Supreme Court victory for religious schools appears likely

The United States Supreme Court is thought likely to strike down a Maine law that excluded religious schools from the school voucher program. 

According to The Washington Free Beacon, this program strengthened parental rights, allowing families to choose schools with religious backgrounds to educate their children without ensuring extra costs to the family.

Currently, the Biden administration is pushing to keep the case from being ruled on due to a technicality that would protect the allies of certain teachers’ unions that did not appreciate the potential exodus from public education.

Oral arguments were heard on Wednesday and the Maine law was called biased against those with religious leanings looking to allow for faith-based education.

“[One] neighbor says, ‘We’re going to send our children to secular private school.’ They get the benefit. The next-door neighbor says, ‘Well we want to send our children to a religious private school.’ They don’t get the benefit. That’s just discrimination on the basis of religion right there at the neighborhood level,” Justice Brett Kavanaugh said.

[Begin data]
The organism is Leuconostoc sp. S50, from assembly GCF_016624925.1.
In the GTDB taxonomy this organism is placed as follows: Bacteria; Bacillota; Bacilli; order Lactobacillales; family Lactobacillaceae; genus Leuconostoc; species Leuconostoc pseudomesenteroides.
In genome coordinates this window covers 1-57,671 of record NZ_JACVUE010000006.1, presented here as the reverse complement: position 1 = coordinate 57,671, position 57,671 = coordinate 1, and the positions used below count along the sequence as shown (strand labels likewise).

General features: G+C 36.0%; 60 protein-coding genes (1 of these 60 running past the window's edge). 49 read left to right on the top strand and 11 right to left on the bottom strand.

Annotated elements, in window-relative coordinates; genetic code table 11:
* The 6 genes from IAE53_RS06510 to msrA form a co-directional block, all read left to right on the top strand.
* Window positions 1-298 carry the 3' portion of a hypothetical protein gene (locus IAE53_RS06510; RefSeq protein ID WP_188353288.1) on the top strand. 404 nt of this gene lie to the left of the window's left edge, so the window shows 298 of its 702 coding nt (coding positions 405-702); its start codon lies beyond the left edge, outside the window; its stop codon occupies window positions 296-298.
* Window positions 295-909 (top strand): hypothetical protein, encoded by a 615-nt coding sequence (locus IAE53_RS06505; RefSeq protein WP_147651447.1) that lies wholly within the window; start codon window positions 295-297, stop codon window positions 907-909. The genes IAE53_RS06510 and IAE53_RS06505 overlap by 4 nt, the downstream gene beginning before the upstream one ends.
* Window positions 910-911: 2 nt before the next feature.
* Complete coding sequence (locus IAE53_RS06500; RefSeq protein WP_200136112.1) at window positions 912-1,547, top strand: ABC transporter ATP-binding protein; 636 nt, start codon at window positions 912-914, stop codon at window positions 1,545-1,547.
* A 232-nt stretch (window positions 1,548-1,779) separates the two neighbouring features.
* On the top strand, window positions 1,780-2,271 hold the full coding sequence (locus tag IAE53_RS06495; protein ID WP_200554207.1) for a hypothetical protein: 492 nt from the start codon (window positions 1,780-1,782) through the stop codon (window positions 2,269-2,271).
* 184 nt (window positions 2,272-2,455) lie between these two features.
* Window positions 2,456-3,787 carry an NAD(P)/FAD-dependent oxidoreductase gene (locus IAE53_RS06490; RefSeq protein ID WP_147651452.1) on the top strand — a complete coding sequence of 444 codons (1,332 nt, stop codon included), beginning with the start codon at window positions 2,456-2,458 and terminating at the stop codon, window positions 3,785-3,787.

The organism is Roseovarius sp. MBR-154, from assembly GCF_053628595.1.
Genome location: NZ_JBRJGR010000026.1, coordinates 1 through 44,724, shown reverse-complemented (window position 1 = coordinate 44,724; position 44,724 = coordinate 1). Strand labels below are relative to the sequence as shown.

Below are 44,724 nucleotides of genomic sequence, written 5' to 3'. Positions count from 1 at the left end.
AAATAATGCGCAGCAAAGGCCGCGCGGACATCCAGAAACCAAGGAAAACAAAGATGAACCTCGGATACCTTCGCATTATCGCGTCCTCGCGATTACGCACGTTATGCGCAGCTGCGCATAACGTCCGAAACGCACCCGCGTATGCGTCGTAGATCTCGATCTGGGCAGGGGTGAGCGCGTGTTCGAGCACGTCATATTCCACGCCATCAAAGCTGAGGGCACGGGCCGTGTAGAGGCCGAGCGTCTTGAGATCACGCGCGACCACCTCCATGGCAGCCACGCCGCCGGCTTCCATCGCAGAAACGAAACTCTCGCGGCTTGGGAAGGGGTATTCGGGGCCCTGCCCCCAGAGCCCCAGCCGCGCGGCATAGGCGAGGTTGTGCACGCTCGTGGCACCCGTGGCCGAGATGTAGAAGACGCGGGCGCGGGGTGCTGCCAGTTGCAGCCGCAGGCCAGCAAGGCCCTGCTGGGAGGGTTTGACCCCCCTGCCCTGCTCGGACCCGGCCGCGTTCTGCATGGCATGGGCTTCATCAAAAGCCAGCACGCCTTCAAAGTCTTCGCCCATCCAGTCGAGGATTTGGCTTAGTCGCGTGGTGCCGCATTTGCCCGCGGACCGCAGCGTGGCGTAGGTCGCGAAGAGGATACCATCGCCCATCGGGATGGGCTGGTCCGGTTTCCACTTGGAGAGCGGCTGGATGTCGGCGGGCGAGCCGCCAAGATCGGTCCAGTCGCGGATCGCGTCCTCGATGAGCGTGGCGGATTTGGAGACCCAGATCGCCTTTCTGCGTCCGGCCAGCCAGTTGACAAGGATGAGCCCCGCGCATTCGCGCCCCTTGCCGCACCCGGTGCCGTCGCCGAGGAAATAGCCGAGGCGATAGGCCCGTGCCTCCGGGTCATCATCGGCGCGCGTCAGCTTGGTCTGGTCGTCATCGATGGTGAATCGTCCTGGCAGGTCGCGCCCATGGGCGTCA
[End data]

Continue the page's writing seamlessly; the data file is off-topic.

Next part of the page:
Progressives have been firmly against the school vouchers moving toward religious schools and as justices looked like they could overturn Roe v. Wade and expand the right to carry concealed firearms, the trifecta of liberal hot buttons was achieved with the issue of education.

“School choice advocates are backing the attack on Maine’s law amid mounting frustration with public schools. Long-term suspension of in-person instruction and curricula changes on sensitive subjects like race and sex are fueling a nationwide spike in homeschooling and private school enrollment,” the Beacon reported.

“The nation’s largest teachers’ unions filed amicus briefs supporting Maine’s law, and they’ve been outspoken in opposing vouchers on the grounds that they siphon taxpayer dollars out of public schools and dilute labor power.”

Currently, Maine offers tuition assistance to families in their sparsely populated northern and western regions where some school districts cannot maintain a public high school.